Enough is Enough: Let us put an end to the use of child soldiers
12 February is Red Hand Day. In this view piece, Betty Adong, World Vision South Sudan Protection and Advocacy Manager, shares heartbreaking stories of children used by armed forces and groups. and explains why the world needs to act now in putting an end to this violence against children.
If I could have one wish, I would ask God to take me back to the childhood I missed.
~ 15-year-old former child soldier
In one of my regular visits to World Vision’s child friendly spaces, I met a 15-year-old boy who used to be a child soldier. The boy who, despite being massively exposed to violence, still believed he can grow up as a man capable of providing security to his family. Yet, this boy was struggling to move on from a horrible act of violence he witnessed that has been tormenting him. He witnessed a young girl being sexually assaulted by older armed men. It was the worst form of violence he had seen, he said.
“I am a boy. I know that we are born with the heart of tolerance that is why I can talk to you now. I saw one girl being raped and we (child soldiers) were told to do the same. I refused (to do the act) so one of the men hit me with a gun,” he said. A scar on his forehead has been a constant reminder of that painful memory.
That incident bothered the boy so much that he started to question himself whether he’d be able to grow up as a responsible man and raise a family. His story left me shaken. In my mind, I kept seeing images of him – a boy who is trying to be a man, holding his emotions, and portraying himself to be unaffected, yet scarred for life. A child robbed of innocence and forced to grow up.
I also met a 16-year-old mother who got abducted at the age of 12. She became the wife of one of the leaders of the armed group so she can be protected. She was 15 when she gave birth to her child. Shortly after giving birth, she found an opportunity to escape. She was able to reach home but none of her family was there to welcome her. She later learned that her father was abducted, and her mother moved to another village.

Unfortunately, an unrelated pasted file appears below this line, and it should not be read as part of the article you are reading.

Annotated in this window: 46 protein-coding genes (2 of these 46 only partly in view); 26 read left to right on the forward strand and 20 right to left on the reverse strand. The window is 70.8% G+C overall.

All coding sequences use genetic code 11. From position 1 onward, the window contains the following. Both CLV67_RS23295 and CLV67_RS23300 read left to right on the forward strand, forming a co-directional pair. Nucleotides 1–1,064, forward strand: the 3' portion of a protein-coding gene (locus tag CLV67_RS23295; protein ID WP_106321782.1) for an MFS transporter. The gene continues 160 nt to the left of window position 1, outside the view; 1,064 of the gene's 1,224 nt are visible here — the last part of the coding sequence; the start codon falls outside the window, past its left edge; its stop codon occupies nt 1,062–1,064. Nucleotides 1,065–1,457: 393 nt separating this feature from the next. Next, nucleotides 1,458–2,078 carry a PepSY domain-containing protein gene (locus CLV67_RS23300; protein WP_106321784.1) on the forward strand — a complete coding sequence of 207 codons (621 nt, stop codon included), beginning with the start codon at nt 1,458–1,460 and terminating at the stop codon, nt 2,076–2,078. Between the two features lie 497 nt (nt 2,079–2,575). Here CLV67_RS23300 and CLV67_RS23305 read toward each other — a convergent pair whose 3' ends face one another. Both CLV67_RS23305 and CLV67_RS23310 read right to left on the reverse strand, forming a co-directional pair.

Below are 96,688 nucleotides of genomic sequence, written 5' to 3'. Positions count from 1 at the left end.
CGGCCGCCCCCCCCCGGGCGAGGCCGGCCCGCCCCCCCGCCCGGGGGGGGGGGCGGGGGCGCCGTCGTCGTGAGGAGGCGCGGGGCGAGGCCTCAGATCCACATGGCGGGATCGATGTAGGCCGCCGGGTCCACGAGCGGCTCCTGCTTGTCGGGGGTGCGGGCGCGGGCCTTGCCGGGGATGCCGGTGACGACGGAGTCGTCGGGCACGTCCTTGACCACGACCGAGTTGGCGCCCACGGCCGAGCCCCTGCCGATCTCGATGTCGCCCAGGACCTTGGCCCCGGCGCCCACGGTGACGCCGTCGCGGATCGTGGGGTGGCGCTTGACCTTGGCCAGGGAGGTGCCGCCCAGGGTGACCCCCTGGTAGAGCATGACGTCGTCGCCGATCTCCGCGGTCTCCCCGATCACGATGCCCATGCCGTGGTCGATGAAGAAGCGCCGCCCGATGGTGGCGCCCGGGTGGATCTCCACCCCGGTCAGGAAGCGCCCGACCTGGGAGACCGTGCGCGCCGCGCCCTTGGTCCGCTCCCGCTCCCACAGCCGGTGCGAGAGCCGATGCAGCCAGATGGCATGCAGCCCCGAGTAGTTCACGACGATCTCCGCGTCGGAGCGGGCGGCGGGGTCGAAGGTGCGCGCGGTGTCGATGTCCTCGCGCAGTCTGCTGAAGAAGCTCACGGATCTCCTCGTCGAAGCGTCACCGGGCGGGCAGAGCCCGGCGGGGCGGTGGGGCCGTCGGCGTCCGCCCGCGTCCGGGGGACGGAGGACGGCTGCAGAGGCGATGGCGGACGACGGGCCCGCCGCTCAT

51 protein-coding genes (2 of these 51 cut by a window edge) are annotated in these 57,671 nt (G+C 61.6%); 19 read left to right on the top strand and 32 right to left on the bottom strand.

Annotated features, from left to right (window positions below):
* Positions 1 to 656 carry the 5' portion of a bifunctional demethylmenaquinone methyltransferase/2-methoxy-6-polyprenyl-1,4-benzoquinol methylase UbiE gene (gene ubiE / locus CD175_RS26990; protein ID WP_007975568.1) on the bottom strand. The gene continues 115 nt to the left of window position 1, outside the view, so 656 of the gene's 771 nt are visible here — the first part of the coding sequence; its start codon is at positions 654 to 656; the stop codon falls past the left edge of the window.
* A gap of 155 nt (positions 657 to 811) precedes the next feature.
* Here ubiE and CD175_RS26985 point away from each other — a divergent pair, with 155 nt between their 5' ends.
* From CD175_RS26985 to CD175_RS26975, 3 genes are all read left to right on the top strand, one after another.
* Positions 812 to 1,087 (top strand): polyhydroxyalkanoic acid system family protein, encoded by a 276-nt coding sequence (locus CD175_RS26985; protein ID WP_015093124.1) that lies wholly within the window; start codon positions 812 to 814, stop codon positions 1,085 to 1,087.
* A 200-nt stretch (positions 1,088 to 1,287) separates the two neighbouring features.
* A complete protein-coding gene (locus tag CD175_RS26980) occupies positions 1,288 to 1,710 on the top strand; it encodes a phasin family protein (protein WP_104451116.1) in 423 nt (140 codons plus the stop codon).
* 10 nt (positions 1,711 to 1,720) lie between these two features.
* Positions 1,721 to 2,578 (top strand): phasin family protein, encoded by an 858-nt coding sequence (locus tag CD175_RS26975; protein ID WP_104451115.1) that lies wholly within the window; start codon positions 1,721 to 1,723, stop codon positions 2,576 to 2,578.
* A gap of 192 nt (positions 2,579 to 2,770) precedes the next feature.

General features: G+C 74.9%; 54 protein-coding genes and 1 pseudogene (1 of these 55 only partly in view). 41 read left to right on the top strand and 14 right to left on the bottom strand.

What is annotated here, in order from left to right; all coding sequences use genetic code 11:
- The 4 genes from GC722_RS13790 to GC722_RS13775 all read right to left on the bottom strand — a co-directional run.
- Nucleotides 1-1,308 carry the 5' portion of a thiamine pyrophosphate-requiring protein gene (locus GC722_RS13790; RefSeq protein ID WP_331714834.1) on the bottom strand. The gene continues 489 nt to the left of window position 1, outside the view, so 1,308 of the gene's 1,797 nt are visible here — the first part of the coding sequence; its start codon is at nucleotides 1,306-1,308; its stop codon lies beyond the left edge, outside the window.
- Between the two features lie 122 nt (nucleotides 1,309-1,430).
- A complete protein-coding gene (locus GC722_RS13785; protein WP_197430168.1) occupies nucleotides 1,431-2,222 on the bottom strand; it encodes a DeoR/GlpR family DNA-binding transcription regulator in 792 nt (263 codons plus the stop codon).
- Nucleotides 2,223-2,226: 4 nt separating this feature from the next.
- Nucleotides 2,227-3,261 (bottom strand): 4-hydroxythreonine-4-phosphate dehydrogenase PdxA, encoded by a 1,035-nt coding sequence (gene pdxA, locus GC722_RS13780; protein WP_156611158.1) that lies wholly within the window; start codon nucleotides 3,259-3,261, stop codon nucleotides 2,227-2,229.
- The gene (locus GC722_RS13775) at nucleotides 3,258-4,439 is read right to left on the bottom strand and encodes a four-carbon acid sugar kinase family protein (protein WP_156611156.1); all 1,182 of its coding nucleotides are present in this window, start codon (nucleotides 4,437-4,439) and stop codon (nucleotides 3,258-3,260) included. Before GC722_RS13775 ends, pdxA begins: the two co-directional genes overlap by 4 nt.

“I felt my spirit left me. I could not talk, and I was thinking how I will be able to raise my child without the support of my parents,” the girl recounted. Yet this young mother showed confidence that she can overcome what she has gone through. She found support from her community. Girls, and young mothers, like her need all the support that can get – including psychological and material support.
Whenever I meet children, I always ask what kind of games they like to play most and what their favorite toys are. In the camps and child friendly spaces, it was heartbreaking for me to hear that many of the children – mostly boys and some girls – tell me that they like guns. They’d show me improvised guns made of clay, wood, plastic, and corrugated boards. Perhaps because they’ve been exposed to seeing guns, and perhaps guns are a symbol of authority, power, and protection. It would have been a joy to see these children live carefree in a safe environment, basking in the bright moonlight and twinkling stars, singing songs of hope, and dreaming of becoming doctors, engineers, and influencers within their community, and for young girls and women to be able to walk a distance without fear of being abducted and raped. Yes, these are my dreamy thoughts for these children, but I still believe these are possible if only we can protect children and put an end to the recruitment and use of children in armed conflict.